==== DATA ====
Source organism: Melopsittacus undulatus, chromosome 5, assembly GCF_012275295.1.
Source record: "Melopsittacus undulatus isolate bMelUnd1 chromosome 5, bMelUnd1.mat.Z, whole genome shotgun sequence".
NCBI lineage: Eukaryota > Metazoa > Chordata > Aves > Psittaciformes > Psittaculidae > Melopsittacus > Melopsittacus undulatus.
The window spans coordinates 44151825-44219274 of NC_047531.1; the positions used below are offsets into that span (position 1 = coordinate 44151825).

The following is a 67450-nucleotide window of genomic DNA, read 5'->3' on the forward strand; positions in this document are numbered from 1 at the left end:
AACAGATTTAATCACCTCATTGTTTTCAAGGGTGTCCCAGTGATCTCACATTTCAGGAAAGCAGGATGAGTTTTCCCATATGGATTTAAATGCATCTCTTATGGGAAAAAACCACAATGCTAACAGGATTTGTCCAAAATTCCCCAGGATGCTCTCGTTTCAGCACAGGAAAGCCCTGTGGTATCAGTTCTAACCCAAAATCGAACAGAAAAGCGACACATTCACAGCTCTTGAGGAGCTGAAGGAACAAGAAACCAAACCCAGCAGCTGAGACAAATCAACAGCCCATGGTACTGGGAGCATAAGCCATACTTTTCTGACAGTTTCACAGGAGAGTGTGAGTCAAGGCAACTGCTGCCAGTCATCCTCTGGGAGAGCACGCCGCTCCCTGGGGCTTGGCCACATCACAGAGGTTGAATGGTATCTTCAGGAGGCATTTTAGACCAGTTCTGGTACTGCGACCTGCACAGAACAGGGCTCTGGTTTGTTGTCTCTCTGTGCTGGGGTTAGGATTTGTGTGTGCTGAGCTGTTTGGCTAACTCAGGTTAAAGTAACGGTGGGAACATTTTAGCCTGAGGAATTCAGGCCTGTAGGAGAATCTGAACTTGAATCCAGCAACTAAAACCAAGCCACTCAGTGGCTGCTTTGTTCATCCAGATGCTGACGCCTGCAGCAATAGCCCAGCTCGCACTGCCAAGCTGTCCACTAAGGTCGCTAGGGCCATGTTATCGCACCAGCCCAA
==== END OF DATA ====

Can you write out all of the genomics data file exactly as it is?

Source organism: Melopsittacus undulatus, chromosome 5, assembly GCF_012275295.1.
Source record: "Melopsittacus undulatus isolate bMelUnd1 chromosome 5, bMelUnd1.mat.Z, whole genome shotgun sequence".
NCBI lineage: Eukaryota > Metazoa > Chordata > Aves > Psittaciformes > Psittaculidae > Melopsittacus > Melopsittacus undulatus.
The window spans coordinates 44151825-44219274 of NC_047531.1; the positions used below are offsets into that span (position 1 = coordinate 44151825).

The following is a 67450-nucleotide window of genomic DNA, read 5'->3' on the forward strand; positions in this document are numbered from 1 at the left end:
AACAGATTTAATCACCTCATTGTTTTCAAGGGTGTCCCAGTGATCTCACATTTCAGGAAAGCAGGATGAGTTTTCCCATATGGATTTAAATGCATCTCTTATGGGAAAAAACCACAATGCTAACAGGATTTGTCCAAAATTCCCCAGGATGCTCTCGTTTCAGCACAGGAAAGCCCTGTGGTATCAGTTCTAACCCAAAATCGAACAGAAAAGCGACACATTCACAGCTCTTGAGGAGCTGAAGGAACAAGAAACCAAACCCAGCAGCTGAGACAAATCAACAGCCCATGGTACTGGGAGCATAAGCCATACTTTTCTGACAGTTTCACAGGAGAGTGTGAGTCAAGGCAACTGCTGCCAGTCATCCTCTGGGAGAGCACGCCGCTCCCTGGGGCTTGGCCACATCACAGAGGTTGAATGGTATCTTCAGGAGGCATTTTAGACCAGTTCTGGTACTGCGACCTGCACAGAACAGGGCTCTGGTTTGTTGTCTCTCTGTGCTGGGGTTAGGATTTGTGTGTGCTGAGCTGTTTGGCTAACTCAGGTTAAAGTAACGGTGGGAACATTTTAGCCTGAGGAATTCAGGCCTGTAGGAGAATCTGAACTTGAATCCAGCAACTAAAACCAAGCCACTCAGTGGCTGCTTTGTTCATCCAGATGCTGACGCCTGCAGCAATAGCCCAGCTCGCACTGCCAAGCTGTCCACTAAGGTCGCTAGGGCCATGTTATCGCACCAGCCCAA